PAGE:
You can bet on it!

Posted on May 20, 2018 in Business Litigation

This past Monday, the Supreme Court cleared the way for states to legalize sports betting, striking down the Professional and Amateur Sports Protection Act (“PASPA”), a 1992 federal law that prohibited states from authorizing sports betting. The 6 – 3 decision (which was the “over” bet as it was expected that the decision would be 5 – 4), was a victory for the State of New Jersey, which brought the action, and all other states that have introduced sports gambling legislation as a way to encourage tourism and tax revenue. In 2011, in an effort to assist the failing gambling industry in Atlantic City, New Jersey voters approved a law to legalize sports betting. That law was challenged by professional sports leagues and the NCAA, claiming that the such gambling had been banned by the 1992 federal statute. The PASPA was passed out of concern that sports gambling might change the nature of sporting events from wholesome entertainment to a device for gambling. Last week, the issue went to SCOTUS, which put an end to the legal dispute.

Writing for the majority, Justice Alito held that the federal law violated constitutional principles that limited the federal government from controlling state policies. Justices Ginsburg, Sotomayor and Breyer dissented, criticizing the majority for using an ax to “cut down” the entire statute instead of trimming it. The decision cleared the way for all states to pass their own legislation regarding legalizing sports betting, and suddenly eliminates Nevada’s monopoly.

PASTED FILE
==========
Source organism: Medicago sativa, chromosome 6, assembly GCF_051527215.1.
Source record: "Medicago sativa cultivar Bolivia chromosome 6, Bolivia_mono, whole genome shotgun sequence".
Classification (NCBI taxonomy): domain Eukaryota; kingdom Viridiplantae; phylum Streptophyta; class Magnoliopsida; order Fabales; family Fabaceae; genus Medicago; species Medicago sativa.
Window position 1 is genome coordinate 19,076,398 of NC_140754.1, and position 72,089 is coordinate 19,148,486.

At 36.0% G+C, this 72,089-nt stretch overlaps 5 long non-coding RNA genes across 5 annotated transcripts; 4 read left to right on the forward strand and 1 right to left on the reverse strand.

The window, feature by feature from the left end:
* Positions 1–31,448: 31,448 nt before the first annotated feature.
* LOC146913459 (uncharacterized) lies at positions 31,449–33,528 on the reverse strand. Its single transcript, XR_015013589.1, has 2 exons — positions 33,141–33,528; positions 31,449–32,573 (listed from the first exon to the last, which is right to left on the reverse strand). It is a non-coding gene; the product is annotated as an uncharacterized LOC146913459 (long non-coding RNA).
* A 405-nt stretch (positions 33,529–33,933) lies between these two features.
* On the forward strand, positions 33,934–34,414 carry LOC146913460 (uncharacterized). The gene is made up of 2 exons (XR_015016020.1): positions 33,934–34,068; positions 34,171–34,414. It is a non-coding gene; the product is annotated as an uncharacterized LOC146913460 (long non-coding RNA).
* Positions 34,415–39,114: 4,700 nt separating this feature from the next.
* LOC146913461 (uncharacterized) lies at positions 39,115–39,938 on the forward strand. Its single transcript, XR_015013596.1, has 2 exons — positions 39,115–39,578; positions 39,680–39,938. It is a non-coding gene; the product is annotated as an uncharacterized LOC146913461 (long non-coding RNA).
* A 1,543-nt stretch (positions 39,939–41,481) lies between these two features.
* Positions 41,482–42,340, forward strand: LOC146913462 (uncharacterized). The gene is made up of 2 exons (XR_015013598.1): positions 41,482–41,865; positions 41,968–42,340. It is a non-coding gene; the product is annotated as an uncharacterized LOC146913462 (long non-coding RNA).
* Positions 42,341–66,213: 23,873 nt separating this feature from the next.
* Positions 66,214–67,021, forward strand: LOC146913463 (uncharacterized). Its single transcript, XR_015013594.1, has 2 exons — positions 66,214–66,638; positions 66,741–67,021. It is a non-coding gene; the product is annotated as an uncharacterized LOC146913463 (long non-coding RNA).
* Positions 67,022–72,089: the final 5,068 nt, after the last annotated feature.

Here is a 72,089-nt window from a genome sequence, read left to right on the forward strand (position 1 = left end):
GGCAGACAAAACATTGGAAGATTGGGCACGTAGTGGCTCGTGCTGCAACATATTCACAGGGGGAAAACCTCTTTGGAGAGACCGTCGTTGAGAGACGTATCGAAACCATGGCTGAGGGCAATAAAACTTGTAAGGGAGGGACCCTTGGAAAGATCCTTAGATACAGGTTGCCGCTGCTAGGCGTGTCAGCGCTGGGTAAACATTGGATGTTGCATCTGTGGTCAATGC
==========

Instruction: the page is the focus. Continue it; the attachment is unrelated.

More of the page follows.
So that it is clear, the law does not legalize sports betting across the country. Instead, it gives states the ability to legalize and regulate sports betting as they did before PASPA.
Currently, only 7 states have legalized sports betting (Connecticut, Mississippi, Nevada, New York, Pennsylvania and West Virginia. And another 13 states have introduced legislation regulating sports betting (California, Illinois, Indiana, Iowa, Kansas, Kentucky, Louisiana, Maryland, Michigan, Missouri, Oklahoma, Rhode Island and South Carolina). Think about it, while Americans bet $4.76 billion on the Super Bowl in 2018, they only wagered 3% of that amount, legally, in Nevada.

So now what? Will Congress enact uniform federal legislation? You can bet on it! Indeed, Senator Orrin Hatch (R-UT) has already prepared a draft bill.

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